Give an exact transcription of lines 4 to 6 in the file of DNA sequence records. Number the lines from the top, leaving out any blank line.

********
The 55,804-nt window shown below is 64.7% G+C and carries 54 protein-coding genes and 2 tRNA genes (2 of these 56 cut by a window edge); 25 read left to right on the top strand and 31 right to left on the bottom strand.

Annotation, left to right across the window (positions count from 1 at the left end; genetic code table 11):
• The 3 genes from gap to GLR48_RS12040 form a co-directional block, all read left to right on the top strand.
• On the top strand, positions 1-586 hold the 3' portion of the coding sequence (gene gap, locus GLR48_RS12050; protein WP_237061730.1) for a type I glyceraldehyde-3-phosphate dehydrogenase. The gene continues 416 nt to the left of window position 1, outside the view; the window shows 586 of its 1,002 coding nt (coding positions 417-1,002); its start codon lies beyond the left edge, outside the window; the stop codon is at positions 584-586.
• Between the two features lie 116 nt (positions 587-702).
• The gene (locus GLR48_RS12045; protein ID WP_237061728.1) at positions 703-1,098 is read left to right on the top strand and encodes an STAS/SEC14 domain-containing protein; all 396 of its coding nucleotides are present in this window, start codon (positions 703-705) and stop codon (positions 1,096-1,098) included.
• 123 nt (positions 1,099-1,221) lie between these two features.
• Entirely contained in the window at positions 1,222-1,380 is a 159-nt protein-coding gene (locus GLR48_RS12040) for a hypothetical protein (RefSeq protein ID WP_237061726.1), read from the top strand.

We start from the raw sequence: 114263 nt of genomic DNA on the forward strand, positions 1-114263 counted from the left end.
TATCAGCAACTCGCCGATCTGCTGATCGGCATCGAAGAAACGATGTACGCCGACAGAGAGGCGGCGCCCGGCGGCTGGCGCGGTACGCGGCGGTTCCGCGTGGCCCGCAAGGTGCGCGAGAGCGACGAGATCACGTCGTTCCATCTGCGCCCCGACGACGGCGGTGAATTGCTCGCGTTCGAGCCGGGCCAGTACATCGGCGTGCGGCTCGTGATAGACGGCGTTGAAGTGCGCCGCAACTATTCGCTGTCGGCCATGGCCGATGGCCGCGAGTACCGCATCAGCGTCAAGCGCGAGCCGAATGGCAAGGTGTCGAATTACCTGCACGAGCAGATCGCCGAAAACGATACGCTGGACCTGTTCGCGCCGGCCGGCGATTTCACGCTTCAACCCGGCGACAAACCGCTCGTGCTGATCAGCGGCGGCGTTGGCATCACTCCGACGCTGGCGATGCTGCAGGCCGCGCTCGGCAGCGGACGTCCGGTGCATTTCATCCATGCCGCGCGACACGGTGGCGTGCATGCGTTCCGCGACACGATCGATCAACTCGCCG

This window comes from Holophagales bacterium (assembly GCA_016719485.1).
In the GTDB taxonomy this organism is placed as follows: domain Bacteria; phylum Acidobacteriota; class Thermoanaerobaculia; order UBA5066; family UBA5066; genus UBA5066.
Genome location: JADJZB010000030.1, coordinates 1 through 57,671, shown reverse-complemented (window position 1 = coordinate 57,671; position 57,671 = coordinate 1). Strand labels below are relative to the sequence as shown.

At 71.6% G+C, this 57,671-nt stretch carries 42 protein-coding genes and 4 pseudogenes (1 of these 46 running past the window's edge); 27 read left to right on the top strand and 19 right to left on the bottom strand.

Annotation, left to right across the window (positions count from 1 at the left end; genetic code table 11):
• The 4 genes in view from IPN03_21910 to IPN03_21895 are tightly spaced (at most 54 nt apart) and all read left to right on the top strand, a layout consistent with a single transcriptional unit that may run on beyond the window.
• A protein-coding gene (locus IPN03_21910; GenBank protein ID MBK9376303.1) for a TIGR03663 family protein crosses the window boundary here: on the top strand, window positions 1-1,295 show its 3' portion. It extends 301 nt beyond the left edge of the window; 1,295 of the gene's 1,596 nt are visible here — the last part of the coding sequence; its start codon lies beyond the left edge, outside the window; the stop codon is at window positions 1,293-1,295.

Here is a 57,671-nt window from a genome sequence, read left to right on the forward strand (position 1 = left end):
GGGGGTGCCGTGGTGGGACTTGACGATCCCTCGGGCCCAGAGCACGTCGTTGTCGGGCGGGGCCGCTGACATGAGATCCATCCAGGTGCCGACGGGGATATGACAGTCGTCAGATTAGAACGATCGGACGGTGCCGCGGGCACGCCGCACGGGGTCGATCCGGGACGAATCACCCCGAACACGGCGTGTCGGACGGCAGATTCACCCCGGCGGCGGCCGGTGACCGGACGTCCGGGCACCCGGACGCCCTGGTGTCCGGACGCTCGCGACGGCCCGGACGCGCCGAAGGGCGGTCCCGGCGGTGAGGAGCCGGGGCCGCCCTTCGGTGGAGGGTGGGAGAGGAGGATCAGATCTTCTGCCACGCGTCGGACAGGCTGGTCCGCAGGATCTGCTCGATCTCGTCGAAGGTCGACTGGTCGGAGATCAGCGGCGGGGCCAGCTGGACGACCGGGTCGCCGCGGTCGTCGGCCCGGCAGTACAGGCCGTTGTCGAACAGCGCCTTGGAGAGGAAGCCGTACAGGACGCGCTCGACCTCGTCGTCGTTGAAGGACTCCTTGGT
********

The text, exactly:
• On the top strand, positions 1-586 hold the 3' portion of the coding sequence (gene gap, locus GLR48_RS12050; protein WP_237061730.1) for a type I glyceraldehyde-3-phosphate dehydrogenase. The gene continues 416 nt to the left of window position 1, outside the view; the window shows 586 of its 1,002 coding nt (coding positions 417-1,002); its start codon lies beyond the left edge, outside the window; the stop codon is at positions 584-586.
• Between the two features lie 116 nt (positions 587-702).
• The gene (locus GLR48_RS12045; protein ID WP_237061728.1) at positions 703-1,098 is read left to right on the top strand and encodes an STAS/SEC14 domain-containing protein; all 396 of its coding nucleotides are present in this window, start codon (positions 703-705) and stop codon (positions 1,096-1,098) included.